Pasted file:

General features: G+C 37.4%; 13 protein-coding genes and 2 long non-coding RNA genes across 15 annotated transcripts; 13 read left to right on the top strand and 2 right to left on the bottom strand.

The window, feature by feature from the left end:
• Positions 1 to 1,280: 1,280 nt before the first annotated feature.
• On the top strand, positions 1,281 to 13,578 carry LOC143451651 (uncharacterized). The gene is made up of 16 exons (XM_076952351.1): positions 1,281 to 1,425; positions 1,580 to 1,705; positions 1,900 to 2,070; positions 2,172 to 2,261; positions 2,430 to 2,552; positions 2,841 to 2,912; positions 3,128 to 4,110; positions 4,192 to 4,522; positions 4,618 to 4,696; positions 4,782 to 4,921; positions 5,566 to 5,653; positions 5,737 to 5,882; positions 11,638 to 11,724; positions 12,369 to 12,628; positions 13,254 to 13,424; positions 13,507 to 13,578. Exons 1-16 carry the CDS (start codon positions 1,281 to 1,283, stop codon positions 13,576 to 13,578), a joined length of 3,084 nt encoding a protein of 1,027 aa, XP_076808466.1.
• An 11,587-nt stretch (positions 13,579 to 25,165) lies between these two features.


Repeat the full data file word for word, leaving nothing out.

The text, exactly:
General features: G+C 37.4%; 13 protein-coding genes and 2 long non-coding RNA genes across 15 annotated transcripts; 13 read left to right on the top strand and 2 right to left on the bottom strand.

The window, feature by feature from the left end:
• Positions 1 to 1,280: 1,280 nt before the first annotated feature.
• On the top strand, positions 1,281 to 13,578 carry LOC143451651 (uncharacterized). The gene is made up of 16 exons (XM_076952351.1): positions 1,281 to 1,425; positions 1,580 to 1,705; positions 1,900 to 2,070; positions 2,172 to 2,261; positions 2,430 to 2,552; positions 2,841 to 2,912; positions 3,128 to 4,110; positions 4,192 to 4,522; positions 4,618 to 4,696; positions 4,782 to 4,921; positions 5,566 to 5,653; positions 5,737 to 5,882; positions 11,638 to 11,724; positions 12,369 to 12,628; positions 13,254 to 13,424; positions 13,507 to 13,578. Exons 1-16 carry the CDS (start codon positions 1,281 to 1,283, stop codon positions 13,576 to 13,578), a joined length of 3,084 nt encoding a protein of 1,027 aa, XP_076808466.1.
• An 11,587-nt stretch (positions 13,579 to 25,165) lies between these two features.